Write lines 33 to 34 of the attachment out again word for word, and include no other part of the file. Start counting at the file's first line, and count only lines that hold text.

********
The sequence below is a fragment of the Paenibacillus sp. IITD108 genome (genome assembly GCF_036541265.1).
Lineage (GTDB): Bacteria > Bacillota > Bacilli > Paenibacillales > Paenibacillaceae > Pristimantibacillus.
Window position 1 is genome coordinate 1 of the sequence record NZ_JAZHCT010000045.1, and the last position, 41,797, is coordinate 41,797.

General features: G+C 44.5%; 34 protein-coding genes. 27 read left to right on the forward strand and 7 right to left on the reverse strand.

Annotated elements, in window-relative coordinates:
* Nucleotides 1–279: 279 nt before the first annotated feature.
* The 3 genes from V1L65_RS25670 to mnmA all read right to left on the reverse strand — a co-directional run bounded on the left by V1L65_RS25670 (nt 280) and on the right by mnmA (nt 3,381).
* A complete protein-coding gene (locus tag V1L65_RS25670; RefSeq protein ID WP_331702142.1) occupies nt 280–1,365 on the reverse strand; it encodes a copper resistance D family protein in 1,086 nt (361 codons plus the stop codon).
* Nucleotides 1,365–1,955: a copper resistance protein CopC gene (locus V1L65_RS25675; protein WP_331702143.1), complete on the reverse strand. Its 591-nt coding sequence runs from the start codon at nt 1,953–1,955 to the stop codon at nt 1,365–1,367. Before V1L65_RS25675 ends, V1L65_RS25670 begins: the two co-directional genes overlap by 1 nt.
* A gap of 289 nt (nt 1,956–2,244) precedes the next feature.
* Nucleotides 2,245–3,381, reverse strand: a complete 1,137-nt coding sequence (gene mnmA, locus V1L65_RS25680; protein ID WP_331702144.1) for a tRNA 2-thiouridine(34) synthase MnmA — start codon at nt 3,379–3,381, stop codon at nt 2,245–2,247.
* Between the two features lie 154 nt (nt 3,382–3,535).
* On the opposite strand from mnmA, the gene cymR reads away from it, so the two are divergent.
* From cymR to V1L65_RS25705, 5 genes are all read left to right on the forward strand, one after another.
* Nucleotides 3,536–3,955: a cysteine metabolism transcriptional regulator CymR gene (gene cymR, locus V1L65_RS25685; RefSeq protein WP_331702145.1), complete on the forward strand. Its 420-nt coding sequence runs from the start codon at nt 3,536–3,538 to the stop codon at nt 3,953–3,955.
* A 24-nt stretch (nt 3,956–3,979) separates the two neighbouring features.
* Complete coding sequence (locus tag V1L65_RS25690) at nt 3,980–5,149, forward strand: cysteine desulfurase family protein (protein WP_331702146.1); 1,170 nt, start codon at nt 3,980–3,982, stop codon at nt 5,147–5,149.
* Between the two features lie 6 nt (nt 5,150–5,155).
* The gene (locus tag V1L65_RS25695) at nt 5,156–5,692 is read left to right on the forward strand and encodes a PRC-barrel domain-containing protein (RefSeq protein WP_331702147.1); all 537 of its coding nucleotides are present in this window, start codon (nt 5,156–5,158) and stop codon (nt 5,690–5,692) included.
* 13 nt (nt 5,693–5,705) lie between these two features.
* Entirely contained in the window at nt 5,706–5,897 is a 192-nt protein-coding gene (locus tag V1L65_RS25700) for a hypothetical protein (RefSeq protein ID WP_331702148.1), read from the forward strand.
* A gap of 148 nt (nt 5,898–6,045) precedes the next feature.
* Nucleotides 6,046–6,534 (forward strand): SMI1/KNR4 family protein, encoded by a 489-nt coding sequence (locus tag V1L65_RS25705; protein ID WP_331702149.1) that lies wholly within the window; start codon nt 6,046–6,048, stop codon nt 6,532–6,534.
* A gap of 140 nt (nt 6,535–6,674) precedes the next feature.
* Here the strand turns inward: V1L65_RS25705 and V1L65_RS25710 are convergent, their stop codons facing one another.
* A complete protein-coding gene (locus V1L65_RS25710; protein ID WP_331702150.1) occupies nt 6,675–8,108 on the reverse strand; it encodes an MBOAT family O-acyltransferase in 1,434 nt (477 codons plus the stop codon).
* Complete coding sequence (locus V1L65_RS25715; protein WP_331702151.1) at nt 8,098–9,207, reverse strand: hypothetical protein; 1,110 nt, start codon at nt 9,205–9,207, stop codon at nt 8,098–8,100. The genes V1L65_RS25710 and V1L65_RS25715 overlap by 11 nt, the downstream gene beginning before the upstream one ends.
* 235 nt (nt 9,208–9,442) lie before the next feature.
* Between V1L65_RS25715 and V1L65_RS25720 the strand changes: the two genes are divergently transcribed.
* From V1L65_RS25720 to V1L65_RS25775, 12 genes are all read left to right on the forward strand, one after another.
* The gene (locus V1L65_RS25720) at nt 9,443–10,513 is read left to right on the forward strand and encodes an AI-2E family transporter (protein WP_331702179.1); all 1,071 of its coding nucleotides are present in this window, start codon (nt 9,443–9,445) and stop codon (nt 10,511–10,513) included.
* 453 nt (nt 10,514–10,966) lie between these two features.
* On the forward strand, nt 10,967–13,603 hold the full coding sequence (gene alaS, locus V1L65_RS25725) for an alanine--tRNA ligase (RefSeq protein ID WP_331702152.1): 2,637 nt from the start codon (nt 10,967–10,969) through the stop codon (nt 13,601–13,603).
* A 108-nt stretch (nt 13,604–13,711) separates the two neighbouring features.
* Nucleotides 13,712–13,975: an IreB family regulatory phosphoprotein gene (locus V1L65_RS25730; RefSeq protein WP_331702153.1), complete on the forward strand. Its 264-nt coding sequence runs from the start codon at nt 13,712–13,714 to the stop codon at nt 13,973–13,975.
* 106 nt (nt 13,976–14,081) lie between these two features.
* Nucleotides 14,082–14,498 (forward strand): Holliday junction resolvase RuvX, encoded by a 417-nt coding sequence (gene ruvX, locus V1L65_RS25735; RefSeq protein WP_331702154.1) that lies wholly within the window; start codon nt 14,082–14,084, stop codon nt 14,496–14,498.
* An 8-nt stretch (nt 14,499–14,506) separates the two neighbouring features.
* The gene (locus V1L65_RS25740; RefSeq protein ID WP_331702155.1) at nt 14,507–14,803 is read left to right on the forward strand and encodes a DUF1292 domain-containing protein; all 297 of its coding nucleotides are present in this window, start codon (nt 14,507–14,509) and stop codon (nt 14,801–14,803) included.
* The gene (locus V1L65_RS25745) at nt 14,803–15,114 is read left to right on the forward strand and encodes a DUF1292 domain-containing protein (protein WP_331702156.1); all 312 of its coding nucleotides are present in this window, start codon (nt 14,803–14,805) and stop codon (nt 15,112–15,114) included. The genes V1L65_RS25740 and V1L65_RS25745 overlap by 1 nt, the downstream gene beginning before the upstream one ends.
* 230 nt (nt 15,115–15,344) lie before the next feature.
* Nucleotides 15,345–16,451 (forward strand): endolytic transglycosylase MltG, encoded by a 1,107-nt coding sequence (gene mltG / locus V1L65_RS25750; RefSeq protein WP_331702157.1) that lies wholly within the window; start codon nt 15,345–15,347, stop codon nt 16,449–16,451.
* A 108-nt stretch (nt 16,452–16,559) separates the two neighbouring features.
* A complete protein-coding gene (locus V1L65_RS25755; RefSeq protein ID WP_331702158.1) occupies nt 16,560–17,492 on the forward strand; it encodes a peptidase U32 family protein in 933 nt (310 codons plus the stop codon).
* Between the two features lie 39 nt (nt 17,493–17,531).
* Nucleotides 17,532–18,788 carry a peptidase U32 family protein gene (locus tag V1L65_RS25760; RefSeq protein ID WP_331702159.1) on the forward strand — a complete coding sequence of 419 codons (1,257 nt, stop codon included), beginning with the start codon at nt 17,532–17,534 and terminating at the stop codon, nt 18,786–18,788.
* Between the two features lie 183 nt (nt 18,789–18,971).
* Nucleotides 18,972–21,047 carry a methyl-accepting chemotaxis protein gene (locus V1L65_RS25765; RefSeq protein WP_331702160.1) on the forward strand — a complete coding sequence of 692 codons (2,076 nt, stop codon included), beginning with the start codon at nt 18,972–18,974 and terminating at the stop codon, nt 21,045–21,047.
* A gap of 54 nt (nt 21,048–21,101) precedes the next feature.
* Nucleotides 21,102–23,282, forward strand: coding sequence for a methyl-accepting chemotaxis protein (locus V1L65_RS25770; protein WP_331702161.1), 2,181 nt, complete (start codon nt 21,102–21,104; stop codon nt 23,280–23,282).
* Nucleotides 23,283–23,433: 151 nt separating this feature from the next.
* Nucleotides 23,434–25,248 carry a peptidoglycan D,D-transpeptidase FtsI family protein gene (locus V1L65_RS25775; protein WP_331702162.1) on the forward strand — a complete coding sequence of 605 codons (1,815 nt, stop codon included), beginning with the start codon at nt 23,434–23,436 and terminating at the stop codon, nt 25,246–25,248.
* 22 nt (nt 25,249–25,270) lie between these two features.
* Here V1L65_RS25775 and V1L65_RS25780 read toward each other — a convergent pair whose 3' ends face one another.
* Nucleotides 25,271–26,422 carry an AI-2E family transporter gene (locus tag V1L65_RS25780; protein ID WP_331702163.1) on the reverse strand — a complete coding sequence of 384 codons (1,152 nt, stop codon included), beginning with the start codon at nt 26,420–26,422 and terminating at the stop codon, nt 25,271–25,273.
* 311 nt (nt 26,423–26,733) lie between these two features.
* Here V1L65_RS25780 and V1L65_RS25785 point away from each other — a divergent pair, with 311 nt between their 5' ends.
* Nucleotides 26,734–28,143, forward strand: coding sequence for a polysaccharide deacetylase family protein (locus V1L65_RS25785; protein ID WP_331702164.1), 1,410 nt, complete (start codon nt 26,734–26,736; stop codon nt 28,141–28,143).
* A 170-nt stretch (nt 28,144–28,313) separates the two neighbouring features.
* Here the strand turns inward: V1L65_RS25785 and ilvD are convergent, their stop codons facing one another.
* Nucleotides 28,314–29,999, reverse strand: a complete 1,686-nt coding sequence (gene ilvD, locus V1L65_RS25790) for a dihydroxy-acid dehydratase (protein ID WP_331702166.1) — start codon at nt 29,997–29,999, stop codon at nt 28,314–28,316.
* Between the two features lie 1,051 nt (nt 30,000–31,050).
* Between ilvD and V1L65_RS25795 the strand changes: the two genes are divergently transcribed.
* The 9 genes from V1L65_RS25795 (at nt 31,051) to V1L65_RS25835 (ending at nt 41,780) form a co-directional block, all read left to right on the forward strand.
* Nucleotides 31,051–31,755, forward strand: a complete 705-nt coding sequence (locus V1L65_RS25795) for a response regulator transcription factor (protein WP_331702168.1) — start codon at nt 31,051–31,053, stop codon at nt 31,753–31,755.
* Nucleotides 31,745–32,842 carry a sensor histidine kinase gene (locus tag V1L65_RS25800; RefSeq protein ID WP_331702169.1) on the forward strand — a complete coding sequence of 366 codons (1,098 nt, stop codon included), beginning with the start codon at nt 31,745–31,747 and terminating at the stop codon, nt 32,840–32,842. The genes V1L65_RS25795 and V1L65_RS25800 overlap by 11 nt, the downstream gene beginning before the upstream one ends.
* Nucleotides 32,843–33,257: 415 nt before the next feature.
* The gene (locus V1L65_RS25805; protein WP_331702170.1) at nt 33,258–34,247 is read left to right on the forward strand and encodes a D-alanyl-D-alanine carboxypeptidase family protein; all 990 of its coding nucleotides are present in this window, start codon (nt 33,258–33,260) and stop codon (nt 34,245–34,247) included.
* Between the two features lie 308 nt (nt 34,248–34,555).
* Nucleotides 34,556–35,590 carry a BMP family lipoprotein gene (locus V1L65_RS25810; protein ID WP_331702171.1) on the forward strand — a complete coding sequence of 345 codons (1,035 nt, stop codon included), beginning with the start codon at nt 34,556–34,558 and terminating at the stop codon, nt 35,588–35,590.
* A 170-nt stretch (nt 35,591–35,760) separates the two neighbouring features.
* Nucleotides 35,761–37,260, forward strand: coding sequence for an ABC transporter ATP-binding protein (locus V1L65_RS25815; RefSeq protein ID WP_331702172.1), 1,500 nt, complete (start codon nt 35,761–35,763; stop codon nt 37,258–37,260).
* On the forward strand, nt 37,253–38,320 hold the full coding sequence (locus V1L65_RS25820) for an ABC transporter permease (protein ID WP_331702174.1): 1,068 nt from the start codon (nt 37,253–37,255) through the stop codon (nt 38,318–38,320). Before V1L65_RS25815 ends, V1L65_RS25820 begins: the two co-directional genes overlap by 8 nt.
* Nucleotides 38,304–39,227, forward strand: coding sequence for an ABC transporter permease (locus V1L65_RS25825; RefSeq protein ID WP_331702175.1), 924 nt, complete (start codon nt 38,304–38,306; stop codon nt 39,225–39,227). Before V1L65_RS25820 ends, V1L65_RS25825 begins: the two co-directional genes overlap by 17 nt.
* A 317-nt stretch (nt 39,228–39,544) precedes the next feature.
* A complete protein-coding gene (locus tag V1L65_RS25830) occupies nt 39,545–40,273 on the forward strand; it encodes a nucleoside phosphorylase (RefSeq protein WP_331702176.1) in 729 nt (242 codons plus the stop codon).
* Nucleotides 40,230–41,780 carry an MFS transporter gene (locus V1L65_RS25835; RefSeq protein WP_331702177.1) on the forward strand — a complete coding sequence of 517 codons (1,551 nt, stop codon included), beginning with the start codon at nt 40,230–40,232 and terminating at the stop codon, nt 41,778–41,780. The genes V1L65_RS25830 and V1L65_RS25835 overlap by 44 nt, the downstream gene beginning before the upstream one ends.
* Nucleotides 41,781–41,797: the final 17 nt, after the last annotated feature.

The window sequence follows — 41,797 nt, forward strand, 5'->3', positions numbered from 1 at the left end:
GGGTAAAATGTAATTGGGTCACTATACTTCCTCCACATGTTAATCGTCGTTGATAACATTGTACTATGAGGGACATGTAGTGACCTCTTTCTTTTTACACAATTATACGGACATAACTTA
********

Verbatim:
* On the forward strand, nt 10,967–13,603 hold the full coding sequence (gene alaS, locus V1L65_RS25725) for an alanine--tRNA ligase (RefSeq protein ID WP_331702152.1): 2,637 nt from the start codon (nt 10,967–10,969) through the stop codon (nt 13,601–13,603).
* A 108-nt stretch (nt 13,604–13,711) separates the two neighbouring features.